Changes may be in store when it comes to the way you save for retirement. Many investors have come to rely on the “backdoor” Roth IRA as a means to avoid the Roth’s traditional income limits. But the Build Back Better bill has some investors wringing their hands regarding the future of this strategy.
What is a backdoor Roth IRA? Is the backdoor Roth IRA going away? We’ll explore these questions and more, so you have a better handle on your investment plan moving forward.
What Is a Backdoor Roth IRA?
The term “backdoor Roth IRA” doesn’t actually refer to an investment vehicle. Instead, it refers to the process of creating a permanently tax-free Roth IRA.
The Roth IRA has long been an attractive savings vehicle for many Americans, since it allows users to make tax-free withdrawals down the line free of federal income tax, regardless of how much money is in the Roth account.
Ordinarily, a Roth IRA has income limits that prohibit high-earners from opening or funding these accounts. But a traditional IRA has no such limitations, nor are there prohibitions on converting a traditional IRA to a Roth IRA.
Therefore, high earners have opened a Roth IRA through a “backdoor” approach: making a non-deductible contribution to a traditional IRA and then converting it to a Roth.
How Does a Backdoor Roth IRA work?
Let’s take a closer look at how a backdoor Roth IRA works, practically speaking. In order to open a backdoor Roth IRA, you’ll simply do the following:
- Make a non-deductible IRA contribution to your traditional IRA
- Keep the non-deductible funds in your traditional IRA for at least one full day
- Convert your traditional IRA to a Roth IRA
Keep in mind that if your 401(k) account allows conversions, you can likewise roll these retirement savings into a Roth account.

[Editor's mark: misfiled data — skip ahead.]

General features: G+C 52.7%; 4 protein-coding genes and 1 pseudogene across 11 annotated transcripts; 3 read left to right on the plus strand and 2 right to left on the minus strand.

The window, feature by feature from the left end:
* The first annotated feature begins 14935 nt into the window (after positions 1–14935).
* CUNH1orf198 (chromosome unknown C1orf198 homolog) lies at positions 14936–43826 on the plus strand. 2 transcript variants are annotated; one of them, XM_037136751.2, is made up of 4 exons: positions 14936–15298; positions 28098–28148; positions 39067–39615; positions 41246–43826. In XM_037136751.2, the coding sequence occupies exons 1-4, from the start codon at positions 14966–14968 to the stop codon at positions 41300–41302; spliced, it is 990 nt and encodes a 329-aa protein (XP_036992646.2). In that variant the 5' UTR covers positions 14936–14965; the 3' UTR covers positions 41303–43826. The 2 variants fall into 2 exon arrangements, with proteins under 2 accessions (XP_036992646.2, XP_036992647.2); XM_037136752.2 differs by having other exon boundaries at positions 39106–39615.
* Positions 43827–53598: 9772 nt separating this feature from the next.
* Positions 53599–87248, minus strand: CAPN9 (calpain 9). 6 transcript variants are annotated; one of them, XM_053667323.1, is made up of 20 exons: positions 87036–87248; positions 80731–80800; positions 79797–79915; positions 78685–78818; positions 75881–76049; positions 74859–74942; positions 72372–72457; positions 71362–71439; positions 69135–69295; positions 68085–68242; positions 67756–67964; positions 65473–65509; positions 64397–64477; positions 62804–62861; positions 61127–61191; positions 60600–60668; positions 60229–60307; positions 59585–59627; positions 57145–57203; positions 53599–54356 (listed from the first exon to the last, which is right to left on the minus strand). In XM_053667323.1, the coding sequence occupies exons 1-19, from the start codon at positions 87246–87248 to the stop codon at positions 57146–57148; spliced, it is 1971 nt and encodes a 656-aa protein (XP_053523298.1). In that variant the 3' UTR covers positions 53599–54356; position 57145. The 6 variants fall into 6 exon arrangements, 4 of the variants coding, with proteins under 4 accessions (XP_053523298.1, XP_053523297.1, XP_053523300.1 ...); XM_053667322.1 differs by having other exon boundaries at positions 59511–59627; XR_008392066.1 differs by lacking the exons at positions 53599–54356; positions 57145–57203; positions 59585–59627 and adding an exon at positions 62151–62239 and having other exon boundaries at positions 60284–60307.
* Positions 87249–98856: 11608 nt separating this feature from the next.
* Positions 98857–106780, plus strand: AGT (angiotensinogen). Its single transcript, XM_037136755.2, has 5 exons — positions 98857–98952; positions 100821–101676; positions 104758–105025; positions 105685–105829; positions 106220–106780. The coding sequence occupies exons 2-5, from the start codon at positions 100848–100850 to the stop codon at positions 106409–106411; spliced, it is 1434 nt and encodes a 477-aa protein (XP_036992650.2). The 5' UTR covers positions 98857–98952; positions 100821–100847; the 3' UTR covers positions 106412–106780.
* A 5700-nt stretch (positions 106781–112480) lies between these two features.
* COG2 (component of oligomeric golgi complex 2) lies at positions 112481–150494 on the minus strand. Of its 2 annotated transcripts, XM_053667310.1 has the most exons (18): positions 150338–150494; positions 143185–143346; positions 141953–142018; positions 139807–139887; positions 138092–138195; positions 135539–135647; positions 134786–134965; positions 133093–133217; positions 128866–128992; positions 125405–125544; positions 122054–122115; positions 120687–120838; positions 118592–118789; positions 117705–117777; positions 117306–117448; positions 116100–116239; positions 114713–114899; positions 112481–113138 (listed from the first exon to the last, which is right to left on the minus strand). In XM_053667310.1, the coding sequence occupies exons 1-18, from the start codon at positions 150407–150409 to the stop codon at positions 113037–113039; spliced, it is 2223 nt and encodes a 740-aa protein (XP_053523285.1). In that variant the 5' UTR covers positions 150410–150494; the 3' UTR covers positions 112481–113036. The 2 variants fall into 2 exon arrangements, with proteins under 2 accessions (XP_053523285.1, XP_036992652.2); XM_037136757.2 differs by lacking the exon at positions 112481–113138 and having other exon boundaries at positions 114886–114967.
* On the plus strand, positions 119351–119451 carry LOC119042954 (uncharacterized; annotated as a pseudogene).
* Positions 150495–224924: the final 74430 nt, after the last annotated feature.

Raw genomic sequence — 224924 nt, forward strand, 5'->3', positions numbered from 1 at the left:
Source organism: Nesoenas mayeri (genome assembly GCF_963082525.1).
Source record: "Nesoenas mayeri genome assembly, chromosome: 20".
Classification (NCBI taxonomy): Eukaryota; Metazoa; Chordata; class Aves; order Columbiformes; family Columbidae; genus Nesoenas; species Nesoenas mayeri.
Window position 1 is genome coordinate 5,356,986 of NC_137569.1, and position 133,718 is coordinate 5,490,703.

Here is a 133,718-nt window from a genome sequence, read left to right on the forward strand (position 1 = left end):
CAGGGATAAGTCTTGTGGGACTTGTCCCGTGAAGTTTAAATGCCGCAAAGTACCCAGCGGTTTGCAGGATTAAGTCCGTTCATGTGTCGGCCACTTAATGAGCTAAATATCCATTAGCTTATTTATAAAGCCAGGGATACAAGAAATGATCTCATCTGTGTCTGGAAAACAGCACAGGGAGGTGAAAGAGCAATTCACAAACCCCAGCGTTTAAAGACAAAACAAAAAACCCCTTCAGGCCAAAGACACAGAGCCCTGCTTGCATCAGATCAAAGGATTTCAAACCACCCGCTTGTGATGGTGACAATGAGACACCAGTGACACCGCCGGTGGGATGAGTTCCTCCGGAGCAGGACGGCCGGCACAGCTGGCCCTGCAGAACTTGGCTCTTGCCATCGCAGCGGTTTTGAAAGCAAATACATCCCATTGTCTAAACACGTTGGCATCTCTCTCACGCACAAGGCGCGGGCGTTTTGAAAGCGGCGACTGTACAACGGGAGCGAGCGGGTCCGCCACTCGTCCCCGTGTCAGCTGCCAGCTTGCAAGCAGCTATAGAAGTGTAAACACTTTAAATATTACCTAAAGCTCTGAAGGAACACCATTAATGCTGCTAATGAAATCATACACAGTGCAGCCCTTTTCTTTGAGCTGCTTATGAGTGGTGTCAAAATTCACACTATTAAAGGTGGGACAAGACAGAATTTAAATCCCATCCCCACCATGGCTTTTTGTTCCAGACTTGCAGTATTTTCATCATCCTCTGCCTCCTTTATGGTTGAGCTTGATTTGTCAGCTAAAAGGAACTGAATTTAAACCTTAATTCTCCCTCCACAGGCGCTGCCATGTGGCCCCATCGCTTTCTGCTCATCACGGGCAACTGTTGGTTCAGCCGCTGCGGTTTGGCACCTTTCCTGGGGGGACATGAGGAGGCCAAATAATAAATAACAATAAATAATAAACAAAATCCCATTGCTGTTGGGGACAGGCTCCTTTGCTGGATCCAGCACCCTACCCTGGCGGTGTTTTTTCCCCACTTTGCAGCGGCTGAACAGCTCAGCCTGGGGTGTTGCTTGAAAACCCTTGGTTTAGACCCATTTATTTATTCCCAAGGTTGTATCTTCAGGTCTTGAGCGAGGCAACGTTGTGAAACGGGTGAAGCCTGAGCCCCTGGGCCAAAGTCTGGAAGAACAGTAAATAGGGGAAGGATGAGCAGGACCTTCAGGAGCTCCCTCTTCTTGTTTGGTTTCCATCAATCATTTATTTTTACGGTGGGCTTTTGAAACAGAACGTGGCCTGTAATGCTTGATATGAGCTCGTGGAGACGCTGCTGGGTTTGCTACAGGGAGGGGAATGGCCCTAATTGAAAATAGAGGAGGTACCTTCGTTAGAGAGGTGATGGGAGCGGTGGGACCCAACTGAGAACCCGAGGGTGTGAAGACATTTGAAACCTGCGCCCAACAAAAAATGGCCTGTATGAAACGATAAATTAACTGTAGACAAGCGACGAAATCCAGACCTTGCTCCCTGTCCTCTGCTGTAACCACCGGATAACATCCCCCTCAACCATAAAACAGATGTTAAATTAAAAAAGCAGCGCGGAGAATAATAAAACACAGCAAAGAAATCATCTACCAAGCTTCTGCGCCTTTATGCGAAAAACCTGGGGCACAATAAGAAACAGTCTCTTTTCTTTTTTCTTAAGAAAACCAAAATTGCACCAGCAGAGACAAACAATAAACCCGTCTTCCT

Why is the Backdoor Roth IRA Going Away?
Roth IRAs came onto the scene in the late 1990s as a means of helping the middle class save for retirement, covering lingering debt or the remainder of their mortgages. But some legislators have concerns that the uber-wealthy have abused this system for their own financial gain.
The House-passed Build Back Better bill would prohibit taxpayers from converting after-tax savings to a Roth IRA starting in 2022, regardless of their income level. An additional provision will prevent any Roth conversions by anyone making over $400,000 (or couples earning over $450,000) by 2032.
What Is the Future for Roth IRA Conversions?
According to reports from CNN, it’s not immediately clear when the effective date will be for some of these new changes. It’s actually possible that these changes won’t officially go into effect until 2023. The reason, as you may have guessed, has to do with continued political disagreement regarding other sections of the much-debated bill. Hence, discussions are ongoing and are likely to continue into 2022.
But it’s safe to assume that the backdoor Roth IRA is something of an endangered species. As of this date, investors can continue using this method, but the clock is ticking on the longevity of this strategy. It’s not immediately clear when there will be a resolution regarding Build Back Better legislation.
Four Possible Scenarios for the Future of Backdoor Roth IRAs
While uncertainty remains about the future of this bill, there are four possibilities for the immediate future:
The Law Changes in 2023
It’s possible that the law will not change until 1/1/2023. Given that things have not changed yet, this gives you time to continue using the backdoor method of establishing Roth accounts. Keep in mind that you’d be betting on the possibility of having a remaining year to do so.
The Law Changes Mid-Year
It’s equally possible that there will be a resolution on the bill at some point in the next year – maybe even the next few months. This means that the best time to attempt a backdoor Roth IRA is now, before any of these proposed changes occur.
The Law Changes Retroactively
It’s also possible that the changes will go into effect retroactively, making 1/1/2022 the effective date at which backdoor Roth IRAs became a thing of the past.
If you make a conversion after this date, but before the law makes them illegal, you might be given an exemption, though this is far from clear.
The Law Remains the Same
Of course, there’s always a chance that legislators will reach a stalemate, which could mean that the law wouldn’t be changing at any time in the near future. But this is far from a certain outcome.
Be Equipped for Change
It’s always best to be prepared for change. At Runey and Associates, we want you to have the knowledge and tools to plan for retirement and make worthwhile investments, regardless of the changes that might come your way.
If you’re looking for a financial planner in the Charleston area, rely on our solid team of friendly professionals. Contact us today to learn more about the latest tips and techniques for funding your retirement. We look forward to serving you!